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AKIPRESS.COM - Mongolia's legislature removed the main obstacle to an International Monetary Fund-led bailout for its crisis-ridden economy by annulling a controversial banking requirement for foreign-invested projects, state news agency Montsame said Friday.
The IMF board had been expected to approve a $5.5 billion rescue package for Mongolia at a meeting on April 28, but delayed a decision amid concerns about a clause that required foreign projects such as Rio Tinto's Oyu Tolgoi copper mine to channel sales revenues through local banks in order to boost Mongolia's foreign exchange reserves.
Heavy foreign debt, a collapse in its tugrik currency and a slowdown in growth in its biggest trading partner, China, have combined to push the economy into crisis.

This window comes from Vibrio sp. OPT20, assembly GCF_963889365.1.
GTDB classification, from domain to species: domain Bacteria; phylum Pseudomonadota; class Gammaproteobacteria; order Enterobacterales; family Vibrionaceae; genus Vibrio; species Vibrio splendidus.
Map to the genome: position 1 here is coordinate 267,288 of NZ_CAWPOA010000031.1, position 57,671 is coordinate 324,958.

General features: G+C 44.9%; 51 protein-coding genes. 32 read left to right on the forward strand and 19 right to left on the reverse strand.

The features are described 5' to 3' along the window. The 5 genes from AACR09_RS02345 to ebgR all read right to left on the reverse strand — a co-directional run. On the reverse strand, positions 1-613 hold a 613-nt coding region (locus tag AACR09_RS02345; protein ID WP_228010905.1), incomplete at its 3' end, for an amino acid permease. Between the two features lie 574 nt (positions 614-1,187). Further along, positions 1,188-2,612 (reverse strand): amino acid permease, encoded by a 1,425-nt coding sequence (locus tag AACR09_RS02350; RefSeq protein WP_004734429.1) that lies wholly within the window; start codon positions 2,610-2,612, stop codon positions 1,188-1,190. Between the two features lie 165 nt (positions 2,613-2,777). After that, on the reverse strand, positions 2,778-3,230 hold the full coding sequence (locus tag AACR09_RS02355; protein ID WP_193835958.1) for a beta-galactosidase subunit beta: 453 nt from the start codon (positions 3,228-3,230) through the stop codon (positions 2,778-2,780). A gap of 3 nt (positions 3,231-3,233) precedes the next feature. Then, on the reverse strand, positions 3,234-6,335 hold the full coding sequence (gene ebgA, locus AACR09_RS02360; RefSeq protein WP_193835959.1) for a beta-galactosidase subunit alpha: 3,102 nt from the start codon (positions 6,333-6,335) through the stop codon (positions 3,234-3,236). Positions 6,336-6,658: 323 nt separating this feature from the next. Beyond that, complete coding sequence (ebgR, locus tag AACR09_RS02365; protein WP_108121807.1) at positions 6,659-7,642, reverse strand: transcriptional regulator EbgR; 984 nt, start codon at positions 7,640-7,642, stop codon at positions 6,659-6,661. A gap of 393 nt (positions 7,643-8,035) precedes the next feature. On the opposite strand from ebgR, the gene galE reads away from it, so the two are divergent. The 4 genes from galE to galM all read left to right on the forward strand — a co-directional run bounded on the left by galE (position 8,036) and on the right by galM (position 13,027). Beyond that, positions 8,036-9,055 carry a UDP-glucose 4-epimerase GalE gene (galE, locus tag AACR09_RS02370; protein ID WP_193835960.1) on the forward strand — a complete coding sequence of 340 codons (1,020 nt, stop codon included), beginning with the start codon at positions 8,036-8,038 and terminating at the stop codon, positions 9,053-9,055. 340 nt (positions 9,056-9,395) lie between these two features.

A member of the budget standing committee, Ch. Khurelbaatar, said there was no time to waste in receiving the IMF program, according to a summary of a Thursday meeting posted on the Mongolian parliament's official website.
Analysts said the banking requirement had been a major sticking point for Rio Tinto and investors that lent $5.4 billion to finance the expansion of the Oyu Tolgoi mine.
The expansion was already put on hold for two years because of a dispute over taxes and repeated attempts by lawmakers to change a landmark investment agreement signed in 2009 that granted the Mongolian government a 34 percent stake in the mine.
Nick Cousyn, chief operating officer of Ulaanbaatar-based brokerage BDSec, said the clause "could have easily resulted in another work stoppage for underground construction".